April 5, 2017 Pastor: Rev. Lloyd Gross
March 8, 2017
It is not enough to know what God said. One should also ask, to whom did He say it? That makes a tremendous difference in how we interpret God's Word. Suppose you ran a large country house. At the beginning of the work day you told the upstairs maid to make the beds, the gardener to dig up the bulbs, the cook to prepare dinner for seven guests, and the chauffeur to rotate the tires. Now let us suppose that the gardener decided he wanted to make the dinner, the cook went upstairs to make the beds, the upstairs maid tried to rotate the tires, while the chauffeur dug up your bulbs. All of them would be doing what you said, but not to them. We should keep that in mind when we read what God commands. In all history, only Abraham was commanded to make a burnt offering of his son. Most people would agree that he was unique. The genocide of the Canaanites was commanded to Joshua and the Israelites after the exodus. It was only for that time and that people. No one should think of it as a general command.
What God wanted everyone to know, He wrote on our hearts. We call it "natural law," but it really comes from revelation, for conscience is revelation. The Law which comes with the Covenant on Mt. Sinai is partly "natural law," and partly unique commandments for Israel. The Sabbath, the tithe, and the distinction of foods are not written on men's hearts. They were never meant to apply to the Gentiles. They were a customized witness, meant to prepare the way for the Messiah. St. Paul says these were "a shadow of things to come." God Incarnate was the reality, but He cast a long shadow into the past. The observance of days and foods were ceremonies whose purpose was very holy - directing everyone to the Messiah.
First the Law was given orally, then written down by Moses. God gave this special Law only to the people He chose for the Incarnation of His Son. Some might conclude from this that God did not love the Gentiles. That is very wrong. The point is that after Babel God chose to work with one ethnic group in order to save all. Equally wrong is the opinion that the Old Testament proclaims Law but not Gospel. Before God began working with Abraham He told him that in his Seed all the families of the earth will be blessed. The Covenant was not for Abraham's sake alone, but for the world's. Then God gave us sharp pictures of what He would do: priests making atonement with blood, the Passover Lamb, the blessing of Abraham by Melchizedek, and two beautiful types of Holy Baptism - Noah's Flood and the passage of the Red Sea. So when Jesus told us to preach the Gospel to every creature He was fulfilling these very prophecies.
There's a problem with that. Man is perverse. He constantly distorts the Gospel into a license to sin unless he hears it with the proper disposition. No one comes into the world with that disposition as standard equipment. To hear the Gospel aright we need to be poor in spirit, hungry and thirsty for righteousness, pure in heart, etc. So to get us that way, God first tells us the bad news. He demands that we love Him above all, and show our neighbors the same concern we show ourselves. Nobody does that naturally. In history God gave this Law to Israel, and its successor ethnic group, the Jews. He sent the prophets to keep His Commandments before their eyes. He sent John the Baptist to call them to repentance before Messiah was revealed. When Jesus said the last shall be first He was particularly calling the Jews, for He wanted to make His own people first in His kingdom.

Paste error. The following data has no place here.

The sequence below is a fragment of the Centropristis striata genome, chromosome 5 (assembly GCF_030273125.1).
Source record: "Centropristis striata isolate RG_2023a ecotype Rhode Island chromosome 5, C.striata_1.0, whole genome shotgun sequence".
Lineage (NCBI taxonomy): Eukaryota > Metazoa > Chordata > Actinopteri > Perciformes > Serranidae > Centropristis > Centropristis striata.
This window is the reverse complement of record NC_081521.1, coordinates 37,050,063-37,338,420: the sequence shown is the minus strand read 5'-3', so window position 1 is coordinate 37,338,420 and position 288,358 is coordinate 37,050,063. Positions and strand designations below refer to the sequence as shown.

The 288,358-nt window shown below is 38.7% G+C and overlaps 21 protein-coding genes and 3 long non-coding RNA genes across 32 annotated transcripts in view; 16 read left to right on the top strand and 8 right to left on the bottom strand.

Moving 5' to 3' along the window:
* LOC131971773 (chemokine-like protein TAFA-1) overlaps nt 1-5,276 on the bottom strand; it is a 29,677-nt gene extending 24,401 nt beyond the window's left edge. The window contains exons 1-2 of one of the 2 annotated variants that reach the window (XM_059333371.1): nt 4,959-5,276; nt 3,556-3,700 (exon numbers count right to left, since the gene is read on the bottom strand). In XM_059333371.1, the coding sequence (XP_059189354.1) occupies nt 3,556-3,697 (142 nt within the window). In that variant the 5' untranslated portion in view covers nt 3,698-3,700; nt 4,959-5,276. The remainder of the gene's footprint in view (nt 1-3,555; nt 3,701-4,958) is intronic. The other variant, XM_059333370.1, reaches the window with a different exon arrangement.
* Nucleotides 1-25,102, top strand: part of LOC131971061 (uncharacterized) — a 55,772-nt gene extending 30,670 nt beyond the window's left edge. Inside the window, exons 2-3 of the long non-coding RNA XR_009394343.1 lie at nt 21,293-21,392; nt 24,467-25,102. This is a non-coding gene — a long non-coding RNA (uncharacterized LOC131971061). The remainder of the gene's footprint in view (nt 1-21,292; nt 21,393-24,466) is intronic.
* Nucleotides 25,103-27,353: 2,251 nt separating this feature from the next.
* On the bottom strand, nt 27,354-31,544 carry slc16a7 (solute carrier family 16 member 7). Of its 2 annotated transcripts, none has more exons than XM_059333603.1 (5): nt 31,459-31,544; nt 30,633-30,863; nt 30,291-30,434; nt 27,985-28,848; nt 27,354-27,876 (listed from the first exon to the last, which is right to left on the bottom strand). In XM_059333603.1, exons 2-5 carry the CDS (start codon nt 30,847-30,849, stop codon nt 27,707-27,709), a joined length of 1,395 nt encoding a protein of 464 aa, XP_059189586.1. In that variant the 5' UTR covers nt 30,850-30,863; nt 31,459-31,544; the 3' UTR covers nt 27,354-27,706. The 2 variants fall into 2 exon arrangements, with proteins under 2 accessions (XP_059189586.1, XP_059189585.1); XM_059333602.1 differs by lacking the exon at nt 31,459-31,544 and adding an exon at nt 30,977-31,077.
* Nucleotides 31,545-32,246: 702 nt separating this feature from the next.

Did He do anything similar for the Gentiles? They knew His general Providence, of course. They did not know His name, nor His love. They had part of the Law written on their hearts, so they knew they should be honest, faithful, prudent, to have courage in the face of danger, and not to overdo anything. These are like the Commandments of the Second Table, telling us to be good to our families, faithful to our spouses, sharing our goods with the less fortunate, and being content with what is honestly ours. These demands are actually impossible, because God would have us always desire to keep them willingly.
So we must go beyond what God commanded, and see how He fulfilled what He commanded. Jesus kept every Commandment, so life was His by right. The cross was not His by right; it was His choice. In Jesus God loved us and gave Himself for us. None of us could walk the path to Him, for there was only a vertical climb. But on the cross Jesus obtained forgiveness for us. All the promises made through the patriarchs and prophets led to the cross where all the families of the earth can find forgiveness, and be blessed. This includes us.
What, then, do the Commandments mean for us who are redeemed and forgiven by Jesus? Luther gives the answer in six words which he repeats nine times: We should fear and love God. That is the meaning you learned as a child, and that is the meaning you should always remember. You are a sinner and a saint, holy and ungodly simultaneously. God is both your judge and Redeemer. Don't try to become a lawyer to see what you can get away with. Don't disdain the natural Law, because it was God Himself who wrote it on your heart. But also know that you fall short whenever you hear the Law. Rather than let that push you to despair, let it make you hunger and thirst for righteousness. Then you will be prepared for a generous portion of grace. And when you are forgiven and desire to do right, consider the Commandments which tell you, we should fear and love God. AMEN.